SA could score 40% of Adcock, CFR deal

A possible deal between Adcock Ingram and CFR could see a combined revenue of R12.1-billion. (Gallo)

A possible deal between Adcock Ingram and CFR could see a combined revenue of R12.1-billion. (Gallo)

The deal between CFR Pharmaceuticals and Adcock Ingram is for the acquisition of 100% of Adcock's share capital.

The transaction, if implemented, would create a merged company with combined revenues of approximately R12.1-billion, of which South Africa could expect to generate 40%. CFR also said it would seek a secondary listing on the JSE. 

Chairperson of Adcock Ingram's independent board Dr Khotso Mokhele said: "Should these discussions eventuate in a transaction, it would represent a significant foreign direct investment into South Africa, enhancing South Africa's reputation and profile as an attractive investment destination. The combined company would optimise manufacturing efficiencies by shifting production of certain products to South Africa, resulting in additional investment in manufacturing – ultimately with a positive effect on long-term employment and exports."

According to Adcock Ingram's statement, CFR, founded in 1992, has expended into other Latin American countries and emerging markets.
It has operations in North America and Europe through its Canadian subsidiary, Uman Pharma, and its UK-based subsidiary, Allergy Therapeutics. CFR also has a presence in South East Asia through a manufacturing hub and a commercial affiliate in Vietnam.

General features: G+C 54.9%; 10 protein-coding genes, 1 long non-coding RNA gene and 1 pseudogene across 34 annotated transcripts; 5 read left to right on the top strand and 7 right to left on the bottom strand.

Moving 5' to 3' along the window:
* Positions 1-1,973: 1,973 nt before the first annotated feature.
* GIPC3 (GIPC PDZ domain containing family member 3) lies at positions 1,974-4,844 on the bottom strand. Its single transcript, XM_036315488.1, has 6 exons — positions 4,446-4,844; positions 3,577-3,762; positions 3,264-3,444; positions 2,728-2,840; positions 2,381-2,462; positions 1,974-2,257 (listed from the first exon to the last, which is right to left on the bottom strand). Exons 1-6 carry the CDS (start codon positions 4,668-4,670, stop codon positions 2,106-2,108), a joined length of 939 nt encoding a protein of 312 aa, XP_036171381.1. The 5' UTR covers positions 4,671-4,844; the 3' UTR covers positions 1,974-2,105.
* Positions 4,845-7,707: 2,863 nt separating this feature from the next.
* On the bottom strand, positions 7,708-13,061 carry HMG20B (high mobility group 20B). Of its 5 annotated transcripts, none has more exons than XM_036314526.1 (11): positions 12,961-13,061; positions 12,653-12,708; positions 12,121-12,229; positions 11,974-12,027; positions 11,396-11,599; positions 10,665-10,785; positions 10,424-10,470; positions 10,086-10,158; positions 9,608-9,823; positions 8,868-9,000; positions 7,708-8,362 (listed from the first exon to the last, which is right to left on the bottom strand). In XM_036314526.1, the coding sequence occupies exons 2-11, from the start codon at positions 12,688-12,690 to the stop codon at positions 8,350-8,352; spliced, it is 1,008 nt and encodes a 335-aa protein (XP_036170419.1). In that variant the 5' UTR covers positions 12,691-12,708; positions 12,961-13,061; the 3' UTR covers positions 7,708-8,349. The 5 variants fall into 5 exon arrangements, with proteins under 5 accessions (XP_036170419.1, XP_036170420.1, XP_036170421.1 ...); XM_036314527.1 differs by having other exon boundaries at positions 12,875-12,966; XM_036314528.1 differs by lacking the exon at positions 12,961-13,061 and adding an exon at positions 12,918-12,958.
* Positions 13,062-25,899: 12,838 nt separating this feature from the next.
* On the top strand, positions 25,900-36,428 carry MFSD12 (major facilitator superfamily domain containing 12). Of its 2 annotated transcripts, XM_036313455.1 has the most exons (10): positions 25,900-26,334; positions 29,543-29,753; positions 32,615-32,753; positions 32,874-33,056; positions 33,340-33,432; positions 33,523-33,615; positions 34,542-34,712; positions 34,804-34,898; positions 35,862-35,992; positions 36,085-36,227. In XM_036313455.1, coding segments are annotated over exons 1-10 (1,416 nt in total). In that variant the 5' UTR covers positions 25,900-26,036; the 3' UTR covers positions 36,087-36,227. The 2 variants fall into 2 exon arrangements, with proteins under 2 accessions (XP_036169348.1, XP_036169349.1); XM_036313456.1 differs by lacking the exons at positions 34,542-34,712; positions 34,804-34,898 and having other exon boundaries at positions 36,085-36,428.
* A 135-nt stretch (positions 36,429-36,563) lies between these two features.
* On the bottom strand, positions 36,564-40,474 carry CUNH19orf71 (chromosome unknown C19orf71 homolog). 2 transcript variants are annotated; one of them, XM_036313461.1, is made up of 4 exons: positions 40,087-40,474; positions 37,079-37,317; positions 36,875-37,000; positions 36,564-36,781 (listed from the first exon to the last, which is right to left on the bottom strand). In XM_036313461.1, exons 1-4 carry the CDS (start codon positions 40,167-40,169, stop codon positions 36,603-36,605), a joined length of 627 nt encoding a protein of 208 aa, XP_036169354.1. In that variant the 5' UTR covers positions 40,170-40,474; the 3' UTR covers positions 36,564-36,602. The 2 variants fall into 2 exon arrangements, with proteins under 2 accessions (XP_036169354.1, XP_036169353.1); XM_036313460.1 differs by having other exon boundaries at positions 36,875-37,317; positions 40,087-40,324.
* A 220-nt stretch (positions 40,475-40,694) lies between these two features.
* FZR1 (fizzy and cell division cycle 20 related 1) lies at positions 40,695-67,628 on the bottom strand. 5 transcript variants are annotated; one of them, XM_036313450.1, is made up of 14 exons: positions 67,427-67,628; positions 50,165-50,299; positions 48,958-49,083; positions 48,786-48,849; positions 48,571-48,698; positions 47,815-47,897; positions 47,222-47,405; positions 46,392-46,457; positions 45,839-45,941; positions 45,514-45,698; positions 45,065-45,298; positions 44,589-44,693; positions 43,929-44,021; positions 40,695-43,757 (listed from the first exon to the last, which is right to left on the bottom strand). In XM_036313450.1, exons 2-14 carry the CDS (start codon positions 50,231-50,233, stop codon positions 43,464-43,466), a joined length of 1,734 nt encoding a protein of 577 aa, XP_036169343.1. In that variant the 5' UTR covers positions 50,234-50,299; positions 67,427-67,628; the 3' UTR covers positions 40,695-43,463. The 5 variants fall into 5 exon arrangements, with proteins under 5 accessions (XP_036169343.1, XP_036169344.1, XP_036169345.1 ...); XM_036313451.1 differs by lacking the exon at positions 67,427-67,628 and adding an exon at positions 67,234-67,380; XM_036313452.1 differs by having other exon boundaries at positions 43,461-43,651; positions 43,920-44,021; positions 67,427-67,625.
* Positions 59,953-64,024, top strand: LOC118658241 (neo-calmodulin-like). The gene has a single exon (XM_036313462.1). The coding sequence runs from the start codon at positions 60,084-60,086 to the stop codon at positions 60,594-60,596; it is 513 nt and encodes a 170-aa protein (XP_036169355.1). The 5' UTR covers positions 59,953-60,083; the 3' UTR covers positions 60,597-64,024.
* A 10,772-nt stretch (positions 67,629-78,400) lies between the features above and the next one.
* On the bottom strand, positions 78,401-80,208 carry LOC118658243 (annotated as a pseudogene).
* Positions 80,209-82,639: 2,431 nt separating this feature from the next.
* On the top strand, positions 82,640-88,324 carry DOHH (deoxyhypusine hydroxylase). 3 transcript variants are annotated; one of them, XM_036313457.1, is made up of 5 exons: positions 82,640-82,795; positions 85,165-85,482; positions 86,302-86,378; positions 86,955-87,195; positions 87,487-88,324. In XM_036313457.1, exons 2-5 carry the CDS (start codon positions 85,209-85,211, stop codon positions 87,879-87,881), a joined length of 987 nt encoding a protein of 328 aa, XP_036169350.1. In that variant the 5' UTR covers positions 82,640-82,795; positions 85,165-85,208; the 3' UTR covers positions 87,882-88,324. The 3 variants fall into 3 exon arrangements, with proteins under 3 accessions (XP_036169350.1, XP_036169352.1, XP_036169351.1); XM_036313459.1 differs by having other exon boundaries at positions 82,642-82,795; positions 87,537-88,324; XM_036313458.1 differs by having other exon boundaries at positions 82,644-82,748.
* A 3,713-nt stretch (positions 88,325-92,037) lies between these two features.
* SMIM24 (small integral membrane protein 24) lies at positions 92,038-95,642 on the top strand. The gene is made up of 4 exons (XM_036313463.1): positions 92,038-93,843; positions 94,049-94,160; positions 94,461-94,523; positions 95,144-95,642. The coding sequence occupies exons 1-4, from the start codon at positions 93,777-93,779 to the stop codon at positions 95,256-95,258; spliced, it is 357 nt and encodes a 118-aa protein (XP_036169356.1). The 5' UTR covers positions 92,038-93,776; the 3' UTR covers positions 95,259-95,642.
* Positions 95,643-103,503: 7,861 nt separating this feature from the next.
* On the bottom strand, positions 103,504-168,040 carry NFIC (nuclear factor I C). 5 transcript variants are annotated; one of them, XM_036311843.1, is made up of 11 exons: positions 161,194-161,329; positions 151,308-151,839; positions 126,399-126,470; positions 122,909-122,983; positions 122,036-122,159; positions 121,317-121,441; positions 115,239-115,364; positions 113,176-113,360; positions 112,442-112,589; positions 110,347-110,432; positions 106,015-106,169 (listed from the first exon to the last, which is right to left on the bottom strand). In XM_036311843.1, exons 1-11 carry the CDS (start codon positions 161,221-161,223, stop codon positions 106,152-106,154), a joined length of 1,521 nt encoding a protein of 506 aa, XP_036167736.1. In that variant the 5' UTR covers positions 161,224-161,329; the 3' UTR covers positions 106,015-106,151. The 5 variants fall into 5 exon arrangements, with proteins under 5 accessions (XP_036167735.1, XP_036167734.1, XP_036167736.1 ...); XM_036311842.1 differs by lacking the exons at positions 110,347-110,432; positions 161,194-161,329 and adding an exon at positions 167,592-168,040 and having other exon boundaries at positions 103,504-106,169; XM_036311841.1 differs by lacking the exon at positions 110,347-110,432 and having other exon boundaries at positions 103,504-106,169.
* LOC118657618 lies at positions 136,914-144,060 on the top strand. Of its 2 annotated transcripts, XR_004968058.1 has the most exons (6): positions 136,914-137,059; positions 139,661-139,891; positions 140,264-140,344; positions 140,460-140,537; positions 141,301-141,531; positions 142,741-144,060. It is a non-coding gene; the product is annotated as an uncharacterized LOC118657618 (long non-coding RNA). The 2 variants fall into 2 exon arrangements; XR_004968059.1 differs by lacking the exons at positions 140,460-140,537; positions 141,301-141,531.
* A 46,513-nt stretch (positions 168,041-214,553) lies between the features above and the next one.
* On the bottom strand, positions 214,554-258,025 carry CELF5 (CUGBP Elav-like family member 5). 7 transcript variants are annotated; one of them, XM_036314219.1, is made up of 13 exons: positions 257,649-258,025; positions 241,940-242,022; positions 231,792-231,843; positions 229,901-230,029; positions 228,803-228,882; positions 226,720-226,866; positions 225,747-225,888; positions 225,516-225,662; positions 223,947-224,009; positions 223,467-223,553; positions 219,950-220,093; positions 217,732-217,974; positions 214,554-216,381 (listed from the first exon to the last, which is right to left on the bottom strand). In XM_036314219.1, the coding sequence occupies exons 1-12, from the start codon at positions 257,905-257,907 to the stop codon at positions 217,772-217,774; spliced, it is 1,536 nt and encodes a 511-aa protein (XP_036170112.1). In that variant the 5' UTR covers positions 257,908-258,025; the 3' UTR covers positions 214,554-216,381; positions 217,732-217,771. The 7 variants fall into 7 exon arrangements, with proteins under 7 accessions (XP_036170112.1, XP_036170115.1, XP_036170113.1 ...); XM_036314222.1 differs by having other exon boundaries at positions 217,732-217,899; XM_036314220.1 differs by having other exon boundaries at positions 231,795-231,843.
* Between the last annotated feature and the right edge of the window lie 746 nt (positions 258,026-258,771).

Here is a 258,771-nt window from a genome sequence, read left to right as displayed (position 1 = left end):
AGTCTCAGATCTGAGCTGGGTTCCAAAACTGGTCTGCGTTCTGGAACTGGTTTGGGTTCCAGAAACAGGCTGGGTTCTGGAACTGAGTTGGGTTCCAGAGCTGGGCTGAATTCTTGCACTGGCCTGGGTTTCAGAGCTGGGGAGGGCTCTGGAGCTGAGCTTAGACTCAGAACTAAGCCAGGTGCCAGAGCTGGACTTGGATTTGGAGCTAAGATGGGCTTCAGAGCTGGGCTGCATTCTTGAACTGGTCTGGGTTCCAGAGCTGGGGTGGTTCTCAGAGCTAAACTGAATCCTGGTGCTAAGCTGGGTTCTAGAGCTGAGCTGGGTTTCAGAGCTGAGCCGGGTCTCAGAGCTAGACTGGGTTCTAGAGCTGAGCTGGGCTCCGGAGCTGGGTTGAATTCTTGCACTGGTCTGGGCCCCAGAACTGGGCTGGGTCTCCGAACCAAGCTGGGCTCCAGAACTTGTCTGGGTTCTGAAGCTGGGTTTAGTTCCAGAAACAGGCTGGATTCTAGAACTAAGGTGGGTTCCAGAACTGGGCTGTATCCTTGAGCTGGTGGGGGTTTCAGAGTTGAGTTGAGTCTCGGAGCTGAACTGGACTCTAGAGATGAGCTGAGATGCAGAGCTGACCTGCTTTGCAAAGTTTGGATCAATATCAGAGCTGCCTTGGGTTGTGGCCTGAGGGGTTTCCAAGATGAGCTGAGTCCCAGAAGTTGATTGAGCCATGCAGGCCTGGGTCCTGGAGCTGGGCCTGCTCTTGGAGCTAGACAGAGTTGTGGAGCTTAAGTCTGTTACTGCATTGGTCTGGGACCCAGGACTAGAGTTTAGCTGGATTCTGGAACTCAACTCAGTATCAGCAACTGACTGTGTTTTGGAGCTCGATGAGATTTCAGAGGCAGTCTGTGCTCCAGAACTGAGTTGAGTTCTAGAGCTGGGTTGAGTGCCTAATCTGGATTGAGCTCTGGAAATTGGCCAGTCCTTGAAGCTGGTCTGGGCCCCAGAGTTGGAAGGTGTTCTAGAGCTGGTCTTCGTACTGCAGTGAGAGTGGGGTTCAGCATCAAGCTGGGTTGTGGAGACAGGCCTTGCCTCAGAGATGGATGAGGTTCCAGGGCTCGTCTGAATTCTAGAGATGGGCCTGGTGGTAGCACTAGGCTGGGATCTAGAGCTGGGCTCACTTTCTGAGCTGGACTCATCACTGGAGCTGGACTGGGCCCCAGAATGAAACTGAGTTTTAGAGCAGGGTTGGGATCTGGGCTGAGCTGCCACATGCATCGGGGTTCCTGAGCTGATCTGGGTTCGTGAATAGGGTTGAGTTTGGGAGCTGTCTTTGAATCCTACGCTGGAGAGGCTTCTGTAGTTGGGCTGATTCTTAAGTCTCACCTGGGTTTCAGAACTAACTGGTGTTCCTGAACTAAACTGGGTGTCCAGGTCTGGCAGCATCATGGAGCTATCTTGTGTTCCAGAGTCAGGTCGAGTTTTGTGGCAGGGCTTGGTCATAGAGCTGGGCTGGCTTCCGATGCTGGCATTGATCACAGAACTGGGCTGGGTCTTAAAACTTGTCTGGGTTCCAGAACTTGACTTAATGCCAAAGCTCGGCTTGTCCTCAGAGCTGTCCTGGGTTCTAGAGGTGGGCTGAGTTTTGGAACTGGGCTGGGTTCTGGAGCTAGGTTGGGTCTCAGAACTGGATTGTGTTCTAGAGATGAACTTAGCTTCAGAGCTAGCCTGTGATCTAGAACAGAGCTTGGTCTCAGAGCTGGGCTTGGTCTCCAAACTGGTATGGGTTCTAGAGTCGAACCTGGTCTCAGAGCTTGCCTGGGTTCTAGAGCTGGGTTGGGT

The potential offer price of R73.51 per Adcock ordinary share would be settled in cash and new CFR ordinary shares. CFR would also make comparable offers to Adcock Ingram's broad based black economic empowerment partners and participants in its employee incentive schemes.

No plans retrenching
Adcock Ingram has a portfolio that includes anti-retrovirals, over-the-counter diabetes, dermatology and ophthalmology medicines that has a market in Latin America. CFR would also gain access to Adcock's markets in sub-Saharan Africa. 

CFR said that Adcock Ingram brands will be preserved, should the deal go through, but they would combine sourcing and procurement of active pharmaceutical ingredients, and take advantage of each other's intellectual property and new therapeutic areas.

The statement said Adcock Ingram's current manufacturing facilities would play a key role in the combined group which would shift production of certain products to South Africa and India. 

CFR has also indicated that it has no plans for retrenchments in the event of a transaction; if anything, the expectation is that the impact of the combination on employment will be positive. In addition, CFR has committed to ensuring that Adcock Ingram remains appropriately empowered.

Commenting on the potential offer, Mokhele said: "Adcock Ingram's independent board believes there is a compelling rationale for a combination of CFR and Adcock Ingram. The companies have complementary product portfolios, business structures, geographical presence and manufacturing footprints, and the combination of the companies would deliver value not only to shareholders, but also to employees and South Africa at large."

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